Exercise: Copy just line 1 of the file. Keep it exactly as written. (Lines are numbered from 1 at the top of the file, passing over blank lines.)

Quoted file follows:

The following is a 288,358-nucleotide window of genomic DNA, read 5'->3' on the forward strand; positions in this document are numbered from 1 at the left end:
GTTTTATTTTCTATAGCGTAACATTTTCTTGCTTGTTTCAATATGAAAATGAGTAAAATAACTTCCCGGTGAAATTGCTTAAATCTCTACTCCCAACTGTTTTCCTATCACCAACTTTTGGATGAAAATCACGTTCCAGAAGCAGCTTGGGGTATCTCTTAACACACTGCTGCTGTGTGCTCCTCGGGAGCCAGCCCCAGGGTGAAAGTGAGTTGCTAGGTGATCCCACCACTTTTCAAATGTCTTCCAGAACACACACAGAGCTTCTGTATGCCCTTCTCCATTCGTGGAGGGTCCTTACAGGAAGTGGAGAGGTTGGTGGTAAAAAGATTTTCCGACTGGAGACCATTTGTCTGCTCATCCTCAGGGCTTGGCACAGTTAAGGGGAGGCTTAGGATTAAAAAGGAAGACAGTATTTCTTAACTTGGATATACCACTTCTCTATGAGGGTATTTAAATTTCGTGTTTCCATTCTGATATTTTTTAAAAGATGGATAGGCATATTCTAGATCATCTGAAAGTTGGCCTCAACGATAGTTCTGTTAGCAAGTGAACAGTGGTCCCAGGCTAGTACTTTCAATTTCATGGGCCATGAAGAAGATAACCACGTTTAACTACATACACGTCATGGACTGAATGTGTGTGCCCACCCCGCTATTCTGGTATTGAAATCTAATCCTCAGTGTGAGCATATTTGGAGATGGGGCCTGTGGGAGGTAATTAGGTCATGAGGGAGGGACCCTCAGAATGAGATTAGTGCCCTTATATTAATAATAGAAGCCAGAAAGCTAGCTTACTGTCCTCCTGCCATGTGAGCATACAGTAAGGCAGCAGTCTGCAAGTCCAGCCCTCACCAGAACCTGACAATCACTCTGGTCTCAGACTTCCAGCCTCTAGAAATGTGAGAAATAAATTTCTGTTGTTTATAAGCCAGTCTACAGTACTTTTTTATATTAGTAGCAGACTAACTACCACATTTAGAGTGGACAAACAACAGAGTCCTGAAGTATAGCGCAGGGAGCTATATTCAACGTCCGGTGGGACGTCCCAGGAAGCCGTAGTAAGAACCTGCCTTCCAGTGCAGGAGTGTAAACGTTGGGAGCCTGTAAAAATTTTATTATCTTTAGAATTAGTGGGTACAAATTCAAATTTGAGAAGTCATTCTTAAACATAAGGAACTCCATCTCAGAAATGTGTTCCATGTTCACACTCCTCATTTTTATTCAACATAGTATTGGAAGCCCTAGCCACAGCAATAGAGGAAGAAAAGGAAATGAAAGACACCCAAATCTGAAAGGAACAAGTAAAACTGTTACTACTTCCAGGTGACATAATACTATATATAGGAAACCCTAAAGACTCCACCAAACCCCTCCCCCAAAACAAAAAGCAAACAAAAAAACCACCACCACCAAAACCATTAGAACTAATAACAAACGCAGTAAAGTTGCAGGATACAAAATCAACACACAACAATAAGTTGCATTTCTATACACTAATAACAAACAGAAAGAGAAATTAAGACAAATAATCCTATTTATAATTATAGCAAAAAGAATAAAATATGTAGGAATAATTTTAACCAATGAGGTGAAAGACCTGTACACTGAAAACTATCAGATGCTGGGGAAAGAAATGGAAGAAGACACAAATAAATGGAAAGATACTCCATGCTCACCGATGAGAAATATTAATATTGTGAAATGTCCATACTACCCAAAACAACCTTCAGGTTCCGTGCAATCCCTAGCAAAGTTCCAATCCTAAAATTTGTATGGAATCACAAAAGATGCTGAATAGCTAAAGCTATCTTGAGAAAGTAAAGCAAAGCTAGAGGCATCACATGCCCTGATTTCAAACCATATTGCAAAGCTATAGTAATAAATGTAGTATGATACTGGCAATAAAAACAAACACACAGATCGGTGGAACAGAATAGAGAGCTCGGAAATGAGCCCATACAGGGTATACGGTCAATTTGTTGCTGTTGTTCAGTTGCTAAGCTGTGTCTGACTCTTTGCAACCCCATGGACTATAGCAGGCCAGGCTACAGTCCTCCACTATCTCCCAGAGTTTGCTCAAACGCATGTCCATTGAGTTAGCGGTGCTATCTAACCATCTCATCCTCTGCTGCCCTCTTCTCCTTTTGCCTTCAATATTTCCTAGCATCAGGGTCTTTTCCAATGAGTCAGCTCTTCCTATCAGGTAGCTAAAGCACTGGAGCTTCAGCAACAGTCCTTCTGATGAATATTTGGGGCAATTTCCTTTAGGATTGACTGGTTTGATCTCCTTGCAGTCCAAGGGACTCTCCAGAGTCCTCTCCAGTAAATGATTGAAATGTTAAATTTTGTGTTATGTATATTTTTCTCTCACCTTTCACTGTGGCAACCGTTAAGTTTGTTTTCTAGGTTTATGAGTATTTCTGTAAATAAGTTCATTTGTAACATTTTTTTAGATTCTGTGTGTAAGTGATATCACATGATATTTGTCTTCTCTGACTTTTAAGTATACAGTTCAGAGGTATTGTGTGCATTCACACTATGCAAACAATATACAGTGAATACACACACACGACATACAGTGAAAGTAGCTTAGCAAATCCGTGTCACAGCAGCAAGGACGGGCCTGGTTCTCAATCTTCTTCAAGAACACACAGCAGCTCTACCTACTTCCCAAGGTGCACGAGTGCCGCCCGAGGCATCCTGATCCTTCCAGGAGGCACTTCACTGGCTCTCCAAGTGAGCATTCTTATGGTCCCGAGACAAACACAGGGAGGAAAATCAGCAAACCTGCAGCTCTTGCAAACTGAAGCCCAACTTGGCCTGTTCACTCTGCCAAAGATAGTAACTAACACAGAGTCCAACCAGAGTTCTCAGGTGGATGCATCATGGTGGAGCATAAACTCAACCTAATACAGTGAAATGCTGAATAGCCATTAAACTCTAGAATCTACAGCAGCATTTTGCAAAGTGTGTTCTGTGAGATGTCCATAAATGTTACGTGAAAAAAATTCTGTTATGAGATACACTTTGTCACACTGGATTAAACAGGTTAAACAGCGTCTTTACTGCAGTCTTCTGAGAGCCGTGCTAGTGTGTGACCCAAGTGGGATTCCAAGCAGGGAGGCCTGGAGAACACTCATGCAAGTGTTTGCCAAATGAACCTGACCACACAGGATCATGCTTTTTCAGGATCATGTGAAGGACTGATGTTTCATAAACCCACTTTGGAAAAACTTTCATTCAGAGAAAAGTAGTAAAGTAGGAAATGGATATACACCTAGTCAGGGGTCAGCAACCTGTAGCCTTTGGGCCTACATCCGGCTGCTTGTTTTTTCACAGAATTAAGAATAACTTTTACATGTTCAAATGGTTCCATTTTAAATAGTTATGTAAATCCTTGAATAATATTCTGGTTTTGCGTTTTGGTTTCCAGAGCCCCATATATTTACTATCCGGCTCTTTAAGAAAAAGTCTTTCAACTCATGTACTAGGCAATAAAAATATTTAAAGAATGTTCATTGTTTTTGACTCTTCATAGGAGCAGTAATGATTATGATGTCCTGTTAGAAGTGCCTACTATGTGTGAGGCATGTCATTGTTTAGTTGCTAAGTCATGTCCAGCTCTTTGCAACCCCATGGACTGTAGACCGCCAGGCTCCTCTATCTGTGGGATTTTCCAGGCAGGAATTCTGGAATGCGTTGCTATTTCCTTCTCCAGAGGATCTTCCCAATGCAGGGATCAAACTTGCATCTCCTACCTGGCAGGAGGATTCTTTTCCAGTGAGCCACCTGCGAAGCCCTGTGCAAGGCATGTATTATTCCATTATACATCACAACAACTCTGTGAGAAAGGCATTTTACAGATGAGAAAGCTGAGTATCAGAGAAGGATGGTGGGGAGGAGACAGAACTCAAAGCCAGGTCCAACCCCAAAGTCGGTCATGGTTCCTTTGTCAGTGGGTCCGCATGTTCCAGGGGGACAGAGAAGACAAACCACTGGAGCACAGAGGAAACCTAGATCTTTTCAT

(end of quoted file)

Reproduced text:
The following is a 288,358-nucleotide window of genomic DNA, read 5'->3' on the forward strand; positions in this document are numbered from 1 at the left end: